#           group@:r-----a-R-c--s:-------:allow
#        everyone@:r-----a-R-c--s:-------:allow
setfacl -m g:staff:full_set:fd:allow test_dir # <- MODIFY ACE
getfacl test_dir
# file: test_dir
# owner: root
# group: wheel
#      group:staff:rwxpDdaARWcCos:fd-----:allow <- MODIFIED INHERITING ACE
#           owner@:rwxp--aARWcCos:-------:allow
#           group@:r-x---a-R-c--s:-------:allow
#        everyone@:r-x---a-R-c--s:-------:allow
getfacl test_dir/child_dir
# file: test_dir/child_dir
# owner: root
# group: wheel
#      group:staff:r-----a-R-c---:fd----I:allow <- DID NOT CHANGE
#           owner@:rwxp--aARWcCos:-------:allow
#           group@:r-x---a-R-c--s:-------:allow
#        everyone@:r-x---a-R-c--s:-------:allow
getfacl test_dir/child_file 
# file: test_dir/child_file
# owner: root
# group: wheel
#      group:staff:r-----a-R-c---:------I:allow <- DID NOT CHANGE
#           owner@:rw-p--aARWcCos:-------:allow
#           group@:r-----a-R-c--s:-------:allow
#        everyone@:r-----a-R-c--s:-------:allow

# MODIFY INHERITED ACEs TO MATCH MODIFIED INHERITING ACE
setfacl -m g:staff:full_set:fdI:allow test_dir/child_dir
setfacl -m g:staff:full_set:I:allow test_dir/child_file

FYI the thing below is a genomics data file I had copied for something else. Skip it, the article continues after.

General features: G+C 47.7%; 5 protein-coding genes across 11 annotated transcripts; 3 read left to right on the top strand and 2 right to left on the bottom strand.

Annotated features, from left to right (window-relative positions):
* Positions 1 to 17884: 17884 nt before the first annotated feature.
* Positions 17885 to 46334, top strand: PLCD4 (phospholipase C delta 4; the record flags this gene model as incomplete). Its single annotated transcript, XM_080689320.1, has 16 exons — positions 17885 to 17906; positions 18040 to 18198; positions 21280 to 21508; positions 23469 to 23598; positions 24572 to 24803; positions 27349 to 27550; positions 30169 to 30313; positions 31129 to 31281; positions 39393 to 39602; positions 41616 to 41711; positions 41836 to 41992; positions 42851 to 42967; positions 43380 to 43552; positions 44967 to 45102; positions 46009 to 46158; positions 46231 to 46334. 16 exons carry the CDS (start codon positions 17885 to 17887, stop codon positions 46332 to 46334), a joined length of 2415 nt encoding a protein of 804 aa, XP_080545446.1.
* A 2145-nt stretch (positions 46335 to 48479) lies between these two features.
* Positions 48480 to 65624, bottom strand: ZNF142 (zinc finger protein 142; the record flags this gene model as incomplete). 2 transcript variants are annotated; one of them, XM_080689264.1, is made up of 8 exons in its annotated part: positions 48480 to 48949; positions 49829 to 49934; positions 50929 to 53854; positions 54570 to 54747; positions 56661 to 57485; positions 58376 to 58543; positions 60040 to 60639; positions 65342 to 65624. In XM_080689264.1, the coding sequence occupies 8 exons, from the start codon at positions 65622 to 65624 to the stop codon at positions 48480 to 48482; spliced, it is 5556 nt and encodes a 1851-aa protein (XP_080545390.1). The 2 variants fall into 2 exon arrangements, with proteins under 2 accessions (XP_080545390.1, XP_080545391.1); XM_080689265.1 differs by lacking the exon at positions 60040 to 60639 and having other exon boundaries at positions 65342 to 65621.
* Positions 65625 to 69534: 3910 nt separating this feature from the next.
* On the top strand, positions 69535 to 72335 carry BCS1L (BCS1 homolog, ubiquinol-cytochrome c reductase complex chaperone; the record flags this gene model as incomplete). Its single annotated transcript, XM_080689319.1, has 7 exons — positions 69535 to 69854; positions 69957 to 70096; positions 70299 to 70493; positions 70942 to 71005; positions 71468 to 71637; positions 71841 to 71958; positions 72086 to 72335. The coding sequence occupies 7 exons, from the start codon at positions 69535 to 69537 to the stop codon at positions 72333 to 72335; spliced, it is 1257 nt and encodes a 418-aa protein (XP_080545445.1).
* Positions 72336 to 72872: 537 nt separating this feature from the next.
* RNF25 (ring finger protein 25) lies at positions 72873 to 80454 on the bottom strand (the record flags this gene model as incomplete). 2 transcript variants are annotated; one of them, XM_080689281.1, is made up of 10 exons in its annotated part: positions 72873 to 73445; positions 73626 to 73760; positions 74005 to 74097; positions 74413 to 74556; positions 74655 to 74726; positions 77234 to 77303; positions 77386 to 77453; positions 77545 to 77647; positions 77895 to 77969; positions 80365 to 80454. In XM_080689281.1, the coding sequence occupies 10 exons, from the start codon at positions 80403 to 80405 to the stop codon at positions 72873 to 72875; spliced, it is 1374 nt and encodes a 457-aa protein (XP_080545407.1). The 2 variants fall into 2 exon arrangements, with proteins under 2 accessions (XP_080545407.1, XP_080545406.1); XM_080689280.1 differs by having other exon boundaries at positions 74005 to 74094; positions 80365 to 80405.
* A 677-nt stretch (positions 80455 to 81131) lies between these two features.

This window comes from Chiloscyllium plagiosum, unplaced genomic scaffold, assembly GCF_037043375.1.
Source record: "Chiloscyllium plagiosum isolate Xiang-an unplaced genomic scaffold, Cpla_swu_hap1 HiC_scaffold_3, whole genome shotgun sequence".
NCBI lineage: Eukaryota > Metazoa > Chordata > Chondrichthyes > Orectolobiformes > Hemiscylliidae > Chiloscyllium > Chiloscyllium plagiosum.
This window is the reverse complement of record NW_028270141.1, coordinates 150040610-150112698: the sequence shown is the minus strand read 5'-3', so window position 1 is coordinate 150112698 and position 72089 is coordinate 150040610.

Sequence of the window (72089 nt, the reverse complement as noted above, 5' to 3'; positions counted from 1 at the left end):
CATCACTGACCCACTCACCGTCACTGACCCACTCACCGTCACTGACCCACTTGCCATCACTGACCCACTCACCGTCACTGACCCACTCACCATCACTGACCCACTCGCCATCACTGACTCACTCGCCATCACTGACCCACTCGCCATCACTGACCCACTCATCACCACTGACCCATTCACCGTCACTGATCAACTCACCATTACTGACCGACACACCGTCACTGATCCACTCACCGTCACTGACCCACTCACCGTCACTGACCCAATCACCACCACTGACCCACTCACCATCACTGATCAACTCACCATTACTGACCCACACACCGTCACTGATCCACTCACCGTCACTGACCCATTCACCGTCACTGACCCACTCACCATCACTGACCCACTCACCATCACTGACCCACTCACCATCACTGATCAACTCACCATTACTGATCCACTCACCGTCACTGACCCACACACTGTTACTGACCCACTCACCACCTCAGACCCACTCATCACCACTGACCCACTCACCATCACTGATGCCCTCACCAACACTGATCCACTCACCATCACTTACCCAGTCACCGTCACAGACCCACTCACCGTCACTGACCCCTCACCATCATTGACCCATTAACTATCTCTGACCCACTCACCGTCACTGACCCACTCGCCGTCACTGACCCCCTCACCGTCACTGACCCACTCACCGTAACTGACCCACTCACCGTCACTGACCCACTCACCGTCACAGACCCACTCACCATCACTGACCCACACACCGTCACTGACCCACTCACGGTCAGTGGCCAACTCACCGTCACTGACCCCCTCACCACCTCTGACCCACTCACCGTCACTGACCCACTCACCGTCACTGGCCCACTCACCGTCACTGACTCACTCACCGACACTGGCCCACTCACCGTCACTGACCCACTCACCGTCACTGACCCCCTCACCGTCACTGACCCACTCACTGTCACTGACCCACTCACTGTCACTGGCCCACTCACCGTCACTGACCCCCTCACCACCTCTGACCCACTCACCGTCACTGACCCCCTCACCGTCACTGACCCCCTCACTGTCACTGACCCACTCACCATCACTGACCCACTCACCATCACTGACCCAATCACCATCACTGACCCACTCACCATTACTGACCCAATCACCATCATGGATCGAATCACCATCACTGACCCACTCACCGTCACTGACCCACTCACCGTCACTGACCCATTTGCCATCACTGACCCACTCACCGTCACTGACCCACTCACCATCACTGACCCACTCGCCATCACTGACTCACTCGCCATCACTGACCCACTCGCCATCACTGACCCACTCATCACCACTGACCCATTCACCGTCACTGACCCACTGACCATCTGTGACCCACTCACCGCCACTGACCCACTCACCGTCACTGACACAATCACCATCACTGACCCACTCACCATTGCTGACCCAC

So, to answer your questions:

  1. setfacl does not propogate any changes to existing inherited ACEs.
  2. FreeBSD do not recalculate anything on the fly.
  3. Premissions become effective only after you manually set them.
  4. No, you don't have to make them explicit. In your scenario, you probably want to update the existing inherited ACEs (the ones with the I flag set) with the same modifications you made to the inheriting ACE.

Two relevant FreeBSD issues that you might want to watch:

  • This is detailed and informative, but I'm looking for a way to get ACLs auto recalculated for a branch, even if manually triggered, because it's impractical to fix everything explicitly (reasons in OP). Windows has a "reset all acls" option that tells windows to walk+recalc the named directory tree/branch. What can I do to get that action in *nix? – Stilez Jun 2 '18 at 21:08
  • FreeBSD doesn't provide you with something like this. In the Windows world inheritance == propogation, in FreeBSD that is not the case. You'll have to write a script to do what you want to do. I am not aware of anything out there in the wild that will walk the tree and reset permissions in the way that you want after making a change. Sorry, I wish I could be of more help. – mike Jun 2 '18 at 21:59